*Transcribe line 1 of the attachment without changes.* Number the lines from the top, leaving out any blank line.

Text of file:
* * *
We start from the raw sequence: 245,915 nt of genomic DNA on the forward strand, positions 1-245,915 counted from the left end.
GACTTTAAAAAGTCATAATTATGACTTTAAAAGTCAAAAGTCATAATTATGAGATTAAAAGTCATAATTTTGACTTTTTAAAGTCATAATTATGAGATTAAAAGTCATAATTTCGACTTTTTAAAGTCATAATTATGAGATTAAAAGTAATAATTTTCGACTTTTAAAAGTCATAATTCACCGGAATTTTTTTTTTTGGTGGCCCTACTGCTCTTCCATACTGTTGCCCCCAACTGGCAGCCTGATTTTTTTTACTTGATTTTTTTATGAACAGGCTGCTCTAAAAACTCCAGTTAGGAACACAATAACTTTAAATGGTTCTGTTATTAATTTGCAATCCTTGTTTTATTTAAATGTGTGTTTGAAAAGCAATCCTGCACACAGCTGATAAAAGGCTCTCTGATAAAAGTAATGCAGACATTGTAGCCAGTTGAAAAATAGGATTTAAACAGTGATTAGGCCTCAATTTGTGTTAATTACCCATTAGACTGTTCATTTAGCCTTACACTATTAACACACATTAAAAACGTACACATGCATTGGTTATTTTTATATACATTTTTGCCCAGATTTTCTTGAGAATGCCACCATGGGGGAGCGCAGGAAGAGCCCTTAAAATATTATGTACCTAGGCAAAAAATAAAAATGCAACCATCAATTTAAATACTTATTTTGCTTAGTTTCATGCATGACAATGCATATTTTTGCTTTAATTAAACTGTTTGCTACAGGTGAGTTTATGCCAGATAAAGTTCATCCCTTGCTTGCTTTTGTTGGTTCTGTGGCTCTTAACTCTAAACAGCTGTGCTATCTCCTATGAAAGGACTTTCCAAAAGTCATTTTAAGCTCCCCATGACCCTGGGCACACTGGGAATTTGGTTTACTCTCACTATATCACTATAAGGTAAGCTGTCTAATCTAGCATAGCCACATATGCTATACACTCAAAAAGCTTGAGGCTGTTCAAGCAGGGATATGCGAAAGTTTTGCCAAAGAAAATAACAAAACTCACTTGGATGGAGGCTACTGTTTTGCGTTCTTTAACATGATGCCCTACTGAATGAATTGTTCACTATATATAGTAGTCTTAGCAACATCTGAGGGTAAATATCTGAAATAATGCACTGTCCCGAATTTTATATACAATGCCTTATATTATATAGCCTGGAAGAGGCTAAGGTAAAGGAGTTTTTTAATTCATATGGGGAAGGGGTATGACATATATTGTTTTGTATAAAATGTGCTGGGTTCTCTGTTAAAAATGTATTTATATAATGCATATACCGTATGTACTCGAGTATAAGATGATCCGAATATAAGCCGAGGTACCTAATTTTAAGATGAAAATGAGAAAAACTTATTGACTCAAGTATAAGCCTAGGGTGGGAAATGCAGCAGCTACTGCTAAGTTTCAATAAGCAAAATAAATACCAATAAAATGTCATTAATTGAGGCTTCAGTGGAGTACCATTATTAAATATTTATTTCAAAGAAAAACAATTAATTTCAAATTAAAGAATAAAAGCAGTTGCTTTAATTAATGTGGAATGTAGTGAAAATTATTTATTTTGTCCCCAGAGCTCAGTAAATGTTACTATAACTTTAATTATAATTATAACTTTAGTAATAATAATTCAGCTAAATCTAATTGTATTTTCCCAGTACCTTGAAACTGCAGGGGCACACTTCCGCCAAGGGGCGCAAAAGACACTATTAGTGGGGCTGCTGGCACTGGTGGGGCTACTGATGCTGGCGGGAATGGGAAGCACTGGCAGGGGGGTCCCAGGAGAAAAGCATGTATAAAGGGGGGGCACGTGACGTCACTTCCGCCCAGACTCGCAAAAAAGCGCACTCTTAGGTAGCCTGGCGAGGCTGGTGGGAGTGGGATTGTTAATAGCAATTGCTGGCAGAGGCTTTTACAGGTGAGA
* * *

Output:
We start from the raw sequence: 245,915 nt of genomic DNA on the forward strand, positions 1-245,915 counted from the left end.